Meet The Champion: February 2020

Sunday, Mar 29, 2020| Tags: Perl

Welcome to the monthly series “Meet The Champion”.

Last month we spoke to Wanderdoc, the winner of January 2020.

Today we are talking to Saif Ahmed, the winner of February 2020 of “Perl Weekly Challenge”. I hope you are going to enjoy the interview.

Mohammad: Hi Saif, welcome to Meet the Champion. Can you tell us a bit about yourself?

Saif Ahmed: Hi Mo, nice talking to you. I am a doctor (an orthopaedic surgeon), a father, a grandfather, a hobby programmer and a tissue engineering scientist. I was always interested in computers but coding, like many folk of my generation, was mainly in Z80 assembly and BASIC as a teenager on a ZX Spectrum. This was lost for a while whilst working as an increasingly disillusioned medic. Eventually a book in charity shop claiming teach me everything about HTML, Javascript and Perl for 50p and a persistent cold caller from Liverpool University suggesting that I enrol for a distance learning course in Computer Science, was followed by a Masters in IT and an interest in AI. If I was to describe my character, I am fuzzy brained, forgetful, and my mind rarely stays in one area; having a dozen projects on the go at any one time, I have yet to complete any. By the way, I am feeling a bit peckish….got any food?

Mohammad: Hmm, no. Fuzzy-brained I can well believe, but what brought you into Perl/Raku?

Saif Ahmed: I used Perl, initially just borrowing from places like Matt’s script archive, mainly to produce simple websites. I then developed an ultra-simple content management system for CAOS UK (The British Association of Computer Assisted Orthopaedic Surgeons), but later to develop mini applications for rota management, and some electronic projects on a Raspberry Pi. As time has gone on, the Perl community has declined, I felt it was time to give back so I attempted to produce GUIDeFATE, and later SIMPLE. As for Raku, the leap from Sinclair Basic and Z80 assembly to Perl was a huge one for me; I doubt that I can survive the vault from Perl 5 to Raku. (nudges Mo who has fallen asleep).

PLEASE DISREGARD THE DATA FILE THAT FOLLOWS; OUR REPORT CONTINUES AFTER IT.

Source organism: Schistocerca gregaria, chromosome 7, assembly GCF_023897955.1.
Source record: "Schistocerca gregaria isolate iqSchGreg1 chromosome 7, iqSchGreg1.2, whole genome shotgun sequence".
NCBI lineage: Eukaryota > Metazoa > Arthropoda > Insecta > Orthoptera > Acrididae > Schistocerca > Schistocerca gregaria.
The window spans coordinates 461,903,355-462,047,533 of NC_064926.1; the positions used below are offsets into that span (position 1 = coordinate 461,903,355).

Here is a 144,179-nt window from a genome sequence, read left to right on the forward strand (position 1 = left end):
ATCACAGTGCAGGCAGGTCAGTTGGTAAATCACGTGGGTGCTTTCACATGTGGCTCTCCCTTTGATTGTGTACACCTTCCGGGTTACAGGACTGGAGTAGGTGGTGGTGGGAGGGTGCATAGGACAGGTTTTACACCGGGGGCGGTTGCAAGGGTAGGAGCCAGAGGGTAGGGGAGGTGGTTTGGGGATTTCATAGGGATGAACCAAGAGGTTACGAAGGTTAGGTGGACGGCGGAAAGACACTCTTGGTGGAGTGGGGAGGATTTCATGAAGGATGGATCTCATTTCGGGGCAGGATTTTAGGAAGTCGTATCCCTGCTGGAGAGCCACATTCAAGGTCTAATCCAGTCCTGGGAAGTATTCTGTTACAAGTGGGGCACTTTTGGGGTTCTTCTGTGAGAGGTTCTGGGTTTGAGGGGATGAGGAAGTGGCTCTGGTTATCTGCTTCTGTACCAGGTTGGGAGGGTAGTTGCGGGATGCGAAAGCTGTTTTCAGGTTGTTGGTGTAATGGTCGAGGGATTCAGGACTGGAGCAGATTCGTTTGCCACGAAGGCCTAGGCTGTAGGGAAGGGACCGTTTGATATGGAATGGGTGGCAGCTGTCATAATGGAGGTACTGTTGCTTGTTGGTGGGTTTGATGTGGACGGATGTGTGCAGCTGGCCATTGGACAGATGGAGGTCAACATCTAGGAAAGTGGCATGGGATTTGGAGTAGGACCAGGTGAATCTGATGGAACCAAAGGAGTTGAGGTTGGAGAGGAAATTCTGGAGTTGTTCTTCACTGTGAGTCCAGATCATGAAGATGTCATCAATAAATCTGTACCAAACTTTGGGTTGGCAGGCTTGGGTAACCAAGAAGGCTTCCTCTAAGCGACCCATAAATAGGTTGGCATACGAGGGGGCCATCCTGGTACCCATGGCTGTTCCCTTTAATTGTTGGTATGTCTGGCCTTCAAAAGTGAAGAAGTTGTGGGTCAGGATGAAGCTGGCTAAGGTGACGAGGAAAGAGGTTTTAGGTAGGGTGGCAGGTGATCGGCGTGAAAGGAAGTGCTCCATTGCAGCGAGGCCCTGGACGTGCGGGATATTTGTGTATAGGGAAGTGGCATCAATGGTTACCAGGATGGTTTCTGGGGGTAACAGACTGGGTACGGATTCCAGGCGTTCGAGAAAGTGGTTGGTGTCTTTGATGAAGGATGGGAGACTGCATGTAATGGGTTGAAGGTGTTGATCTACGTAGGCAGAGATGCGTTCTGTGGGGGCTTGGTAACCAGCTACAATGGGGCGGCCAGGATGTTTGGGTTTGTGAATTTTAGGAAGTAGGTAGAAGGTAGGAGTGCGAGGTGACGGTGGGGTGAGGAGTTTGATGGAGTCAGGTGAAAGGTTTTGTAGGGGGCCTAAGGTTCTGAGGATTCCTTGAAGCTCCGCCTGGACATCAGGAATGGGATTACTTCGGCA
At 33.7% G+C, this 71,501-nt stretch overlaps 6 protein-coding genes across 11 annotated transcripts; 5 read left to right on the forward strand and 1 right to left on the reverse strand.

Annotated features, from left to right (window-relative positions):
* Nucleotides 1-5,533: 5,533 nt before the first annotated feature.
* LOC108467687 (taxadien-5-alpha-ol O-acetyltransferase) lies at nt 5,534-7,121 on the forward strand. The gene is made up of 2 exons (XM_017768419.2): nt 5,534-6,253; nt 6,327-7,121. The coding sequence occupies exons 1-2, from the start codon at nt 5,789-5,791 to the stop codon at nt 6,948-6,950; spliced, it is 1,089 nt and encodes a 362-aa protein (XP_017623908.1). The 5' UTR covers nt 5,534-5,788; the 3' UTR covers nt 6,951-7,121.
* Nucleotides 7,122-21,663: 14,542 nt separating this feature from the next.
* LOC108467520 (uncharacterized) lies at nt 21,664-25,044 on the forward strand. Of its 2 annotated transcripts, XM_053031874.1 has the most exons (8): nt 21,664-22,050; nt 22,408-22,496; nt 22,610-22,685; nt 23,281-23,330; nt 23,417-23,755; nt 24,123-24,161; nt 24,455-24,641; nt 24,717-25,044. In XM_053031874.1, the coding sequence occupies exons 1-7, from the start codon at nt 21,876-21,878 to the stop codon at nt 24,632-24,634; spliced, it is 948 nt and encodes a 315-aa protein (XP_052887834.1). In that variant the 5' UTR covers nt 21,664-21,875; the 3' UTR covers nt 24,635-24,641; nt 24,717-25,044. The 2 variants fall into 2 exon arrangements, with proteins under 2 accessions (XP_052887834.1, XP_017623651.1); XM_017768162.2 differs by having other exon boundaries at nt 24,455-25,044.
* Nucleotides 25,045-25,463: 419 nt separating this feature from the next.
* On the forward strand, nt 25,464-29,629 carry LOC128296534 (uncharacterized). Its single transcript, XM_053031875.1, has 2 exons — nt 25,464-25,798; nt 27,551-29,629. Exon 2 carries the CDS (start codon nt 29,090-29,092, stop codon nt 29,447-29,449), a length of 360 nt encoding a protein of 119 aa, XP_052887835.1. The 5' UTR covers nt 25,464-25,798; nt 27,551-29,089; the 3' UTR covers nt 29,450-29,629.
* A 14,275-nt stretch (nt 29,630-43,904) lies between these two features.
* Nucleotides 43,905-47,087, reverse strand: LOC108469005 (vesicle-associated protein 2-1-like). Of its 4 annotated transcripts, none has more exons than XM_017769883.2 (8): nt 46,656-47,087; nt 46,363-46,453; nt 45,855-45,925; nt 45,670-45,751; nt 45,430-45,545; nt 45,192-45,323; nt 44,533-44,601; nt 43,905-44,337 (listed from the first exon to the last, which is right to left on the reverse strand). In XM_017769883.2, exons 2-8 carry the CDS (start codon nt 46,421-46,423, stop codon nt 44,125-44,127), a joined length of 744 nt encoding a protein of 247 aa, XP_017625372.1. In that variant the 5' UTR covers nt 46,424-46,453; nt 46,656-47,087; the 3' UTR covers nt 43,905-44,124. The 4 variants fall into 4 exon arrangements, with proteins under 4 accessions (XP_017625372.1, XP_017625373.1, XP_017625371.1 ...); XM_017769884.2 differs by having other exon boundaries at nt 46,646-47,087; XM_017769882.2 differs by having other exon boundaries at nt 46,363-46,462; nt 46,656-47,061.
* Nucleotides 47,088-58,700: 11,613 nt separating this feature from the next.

Mohammad: ZZZZZ, oh hullo, where was I? Oh yeah, what brought you to the “Perl Weekly Challenge”?

Saif Ahmed: Came across it on Reddit, and met you at a couple of London Perl Workshops. Was intrigued.

Mohammad: So (big yawn) what do you like the most about “Perl Weekly Challenge”?

Saif Ahmed: I like the prospect of learning, juggling of ideas. I am however, a rather rubbish coder. I do feel that there needs to be some practical yield from this apart from merely an intellectual exercise. I reckon that you could compile these into a quarterly paper magazine, including all the reviews and the most interesting coding interpretations. Along with the news, gossip, advice section, a lonely hearts column and a splattering of blood and gore from Perl 5 vs Raku fist fights, this should make for a wholesome read, what do you think?

Mohammad: Saif, that is a interesting idea (looks totally uninterested, brings out a large paper bag), Maybe I will chat to Gabor about it. Now running PWC is enormously time consuming. How much time do you dedicate every week to “Perl Weekly Challenge”? (takes out large cheese sandwich)

Saif Ahmed: Mo, I know that you can manage with two hours of sleep a day. It is very rare that I can sit and code for a couple of hours at a time. I read the tasks for each and imagine a solution usually on the drive from home to work or in between one patient and the next and try them out on Errr… can I have bite of that sandwich?

Mohammad: (nom, nom, GULP!) No, Saif, we need to keep a social distance, mate. Do you checkout others’ solutions? No no no, I am not suggesting you “cheat” or anything, calm down Saif. I mean just for observation; who is your favourite?

Saif Ahmed: Absolutely I check solutions, but only after reading the reviews. I have multiple favourites,(strange rumbling sound from Saif’s tummy) including Ryan, echoroba, Laurent and others. BUT the most interesting ones are the ones that make me think “I wish I thought of that!", and they can come from anywhere.

Mohammad: You do have an eclectic approach to the tasks, what would you suggest to someone just starting the weekly challenge?

Saif Ahmed: I guess we all have skills that we are not able to expose to the wider world or ones that we want to develop. PWC allows you to do both of these in a fun, slightly competitive way without taking too much of the time. As for being a strange coder, I do feel that completing any task is actually only of secondary issue. One must try, if possible, to a greater return from that investment, extend the task, make what one learns usable in other scenarios etc. The value is not the prospect of recognition or reward, but the development of $self.

Mohammad: Thank you for boring us…I mean giving us an insight into your personality. Is there anything else you would like to share with us?

Saif Ahmed: My next project is to create an API for terminal games with moving multi-pixel sprites, collision detection, animation etc (Let’s call it the Perl-ayStation Games Console). But these difficult times means my attention is turned elsewhere. I would just like to ask everyone out there to stay healthy, take care of each other and come safely out of these (cliche alert) difficult times we are all going through. (make a desperate lunge for Mo’s sandwich, as Mo leaps gracefully out of the way, finishing the last bite)

That brings the end of my sandwich and our conversation with Saif Ahmed. Please do let us know your views. We will come back next month with another champion.


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